Athens' Rinke to walk on at Tennessee

Ethan Rinke signs a letter Wednesday at the Athens Arena committing him to play at the University of Tennessee. Joining him from left are his mother, Andrea; sister, Tyler; father, Eric; and sister, Kylie. Rinke is a preferred walk-on at Tennessee, meaning he is guaranteed a roster spot, but will have to prove himself for a year before potentially being offered a scholarship.

Athens High defensive lineman Ethan Rinke has always been the type of person to march to the beat of his own drum. When it came to making a decision about where he wanted to play college football, it was no different.

Rinke eschewed scholarship offers from smaller Division I schools to take a preferred walk-on position at the University of Tennessee. A preferred walk-on is a player who is guaranteed a roster spot, but must pay his own way for a year until he is potentially put on scholarship if his performance is enough to impress the coaches.

“He's not taking the easy route at all,” Athens coach Cody Gross said. “The easy thing would have been for him to say 'Hey, I'm going to take this offer over here,' but he's going to go for it. This decision is just Ethan. It's very fitting that he does this. Ethan doesn't care what people think, and in our society, that's very refreshing.”

For Rinke, who had scholarship offers from schools such as South Alabama, Army, Coastal Carolina, Bowling Green and Jacksonville State, the allure of playing in the SEC was just too much to pass up. And when Tennessee coach Jeremy Pruitt offered him a preferred walk-on spot, he knew what he wanted to do.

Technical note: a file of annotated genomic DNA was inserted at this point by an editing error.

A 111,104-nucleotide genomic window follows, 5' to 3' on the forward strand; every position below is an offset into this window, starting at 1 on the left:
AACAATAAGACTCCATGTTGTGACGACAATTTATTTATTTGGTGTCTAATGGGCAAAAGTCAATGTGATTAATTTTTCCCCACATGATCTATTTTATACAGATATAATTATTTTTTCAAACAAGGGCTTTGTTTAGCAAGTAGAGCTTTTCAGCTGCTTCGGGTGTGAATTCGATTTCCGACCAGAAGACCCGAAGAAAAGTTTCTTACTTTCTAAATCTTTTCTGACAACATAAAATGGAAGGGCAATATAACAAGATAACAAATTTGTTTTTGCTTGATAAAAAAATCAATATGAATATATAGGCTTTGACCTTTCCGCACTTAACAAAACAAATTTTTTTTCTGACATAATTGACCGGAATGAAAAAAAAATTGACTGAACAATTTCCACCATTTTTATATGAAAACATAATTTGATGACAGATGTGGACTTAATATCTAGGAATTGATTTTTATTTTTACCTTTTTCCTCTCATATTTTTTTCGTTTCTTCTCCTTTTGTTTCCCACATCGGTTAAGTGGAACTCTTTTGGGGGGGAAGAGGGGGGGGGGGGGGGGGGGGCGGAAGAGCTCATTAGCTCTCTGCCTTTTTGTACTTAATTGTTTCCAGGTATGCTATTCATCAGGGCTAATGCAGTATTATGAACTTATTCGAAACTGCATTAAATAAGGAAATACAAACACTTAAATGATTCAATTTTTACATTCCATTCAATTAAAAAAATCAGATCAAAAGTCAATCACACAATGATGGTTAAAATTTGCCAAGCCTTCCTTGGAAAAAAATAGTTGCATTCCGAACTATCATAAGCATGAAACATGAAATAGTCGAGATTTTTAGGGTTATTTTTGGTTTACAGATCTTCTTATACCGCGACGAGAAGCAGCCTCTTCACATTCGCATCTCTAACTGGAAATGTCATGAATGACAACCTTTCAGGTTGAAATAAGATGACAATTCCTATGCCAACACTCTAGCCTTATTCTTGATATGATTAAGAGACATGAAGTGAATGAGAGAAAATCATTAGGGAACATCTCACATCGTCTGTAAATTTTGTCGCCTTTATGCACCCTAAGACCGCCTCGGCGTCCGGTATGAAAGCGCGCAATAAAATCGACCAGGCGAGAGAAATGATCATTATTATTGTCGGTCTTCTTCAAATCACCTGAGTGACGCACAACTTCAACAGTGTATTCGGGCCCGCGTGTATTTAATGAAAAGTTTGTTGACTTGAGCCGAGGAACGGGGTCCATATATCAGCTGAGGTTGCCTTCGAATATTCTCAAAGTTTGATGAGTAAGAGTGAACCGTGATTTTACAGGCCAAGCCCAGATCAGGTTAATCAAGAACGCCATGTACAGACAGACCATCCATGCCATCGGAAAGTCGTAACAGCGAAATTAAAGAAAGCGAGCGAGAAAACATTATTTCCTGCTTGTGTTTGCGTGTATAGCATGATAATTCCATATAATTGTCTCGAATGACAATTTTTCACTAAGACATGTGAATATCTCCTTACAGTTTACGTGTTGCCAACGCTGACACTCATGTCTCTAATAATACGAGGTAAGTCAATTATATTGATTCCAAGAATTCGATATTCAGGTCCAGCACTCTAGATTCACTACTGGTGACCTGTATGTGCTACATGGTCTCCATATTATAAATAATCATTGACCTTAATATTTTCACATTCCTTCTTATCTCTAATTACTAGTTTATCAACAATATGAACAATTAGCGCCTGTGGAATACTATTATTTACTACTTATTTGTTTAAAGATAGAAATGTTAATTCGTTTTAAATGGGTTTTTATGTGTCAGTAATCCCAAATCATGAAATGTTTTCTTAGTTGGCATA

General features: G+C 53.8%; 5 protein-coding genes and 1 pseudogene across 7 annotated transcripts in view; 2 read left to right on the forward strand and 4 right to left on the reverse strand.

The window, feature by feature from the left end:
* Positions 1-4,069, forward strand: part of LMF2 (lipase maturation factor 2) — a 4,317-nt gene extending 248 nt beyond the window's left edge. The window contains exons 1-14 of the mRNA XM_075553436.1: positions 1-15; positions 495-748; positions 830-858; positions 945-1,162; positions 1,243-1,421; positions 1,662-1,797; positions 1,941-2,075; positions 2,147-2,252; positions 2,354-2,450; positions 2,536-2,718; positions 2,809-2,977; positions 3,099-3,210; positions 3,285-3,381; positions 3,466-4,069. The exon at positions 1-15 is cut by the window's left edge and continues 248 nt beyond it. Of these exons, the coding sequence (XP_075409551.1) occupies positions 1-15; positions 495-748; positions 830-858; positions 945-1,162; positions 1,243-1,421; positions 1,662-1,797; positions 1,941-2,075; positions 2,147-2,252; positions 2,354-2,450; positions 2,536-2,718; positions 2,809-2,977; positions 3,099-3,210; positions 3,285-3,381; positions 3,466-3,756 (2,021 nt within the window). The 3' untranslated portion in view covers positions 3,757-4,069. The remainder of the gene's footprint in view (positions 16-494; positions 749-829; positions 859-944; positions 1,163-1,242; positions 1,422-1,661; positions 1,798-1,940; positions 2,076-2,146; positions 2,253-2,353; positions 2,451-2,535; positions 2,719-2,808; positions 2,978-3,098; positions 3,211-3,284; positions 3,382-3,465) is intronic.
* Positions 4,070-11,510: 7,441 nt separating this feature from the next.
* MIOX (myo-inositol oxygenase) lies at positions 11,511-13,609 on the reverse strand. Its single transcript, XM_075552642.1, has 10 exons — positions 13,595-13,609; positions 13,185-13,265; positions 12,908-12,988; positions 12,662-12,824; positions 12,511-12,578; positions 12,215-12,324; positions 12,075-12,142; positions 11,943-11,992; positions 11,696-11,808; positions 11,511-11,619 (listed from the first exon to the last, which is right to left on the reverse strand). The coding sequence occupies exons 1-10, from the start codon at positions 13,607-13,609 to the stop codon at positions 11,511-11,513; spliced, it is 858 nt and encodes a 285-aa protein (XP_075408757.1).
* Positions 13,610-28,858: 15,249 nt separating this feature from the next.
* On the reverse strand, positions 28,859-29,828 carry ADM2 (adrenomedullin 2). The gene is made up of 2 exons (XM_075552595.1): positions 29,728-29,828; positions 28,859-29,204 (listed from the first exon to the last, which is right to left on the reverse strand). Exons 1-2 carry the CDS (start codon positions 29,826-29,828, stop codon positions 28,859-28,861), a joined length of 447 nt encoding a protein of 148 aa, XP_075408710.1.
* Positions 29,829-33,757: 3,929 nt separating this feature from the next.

“I've always dreamed since I was little to play in the SEC,” Rinke said. “My dad was an Arkansas fan, and we went to a few of their games. I loved the atmosphere of how the SEC was, and when Tennessee came, and offered me a spot, we were able to work things out. I didn't want to let this opportunity pass, so I took it.”

Rinke said Tennessee first spoke to him in November, and invited him to visit during a game weekend. He was blown away with the atmosphere, and was happy to meet Pruitt and the other Volunteers coaches.

“Coach Pruitt is a really good man,” Rinke said. “My parents trust him, I trust him, and I trust the coaches he has brought to the team. He was real enthusiastic when he talked to me. He said 'We found you late and want to give you an offer, but we don't have enough.' I told him I understood and we continued talking from there.”

Gross said Rinke is one of his favorite players to have ever coached due to his love for the game and natural leadership ability.

“To me, he's one of those once-in-a-lifetime guys that you coach, because he loves football,” Gross said. “I don't know, when you get right down to it, how many of these kids really love football. They love the social media stuff and all the attention and the things that go with it. Ethan doesn't give a crap about that. He loves football, he loves his team, and he loves his coaches, and to me, that is very refreshing.”

Gross said having a player like Rinke makes it easier on him as a coach.

“He was a leader for us, and he doesn't talk much,” Gross said. “You don't have to talk to be a leader. He definitely led by his actions. Here's a guy getting recruited, getting all the attention, and he just works his rear end off. The other guys see that.”

Rinke said walking on at Tennessee wouldn't be possible without his parents, who he said have helped him greatly throughout his football career.

“My parents were able to fulfill what I wanted to do,” Rinke said. “They've done so much for me. There have been many times where we could have gone on a trip with my sisters, but instead they were taking me to colleges or driving me around to football camps in the summer. It was really tiring for them, and I can't thank them enough for all they've done.”

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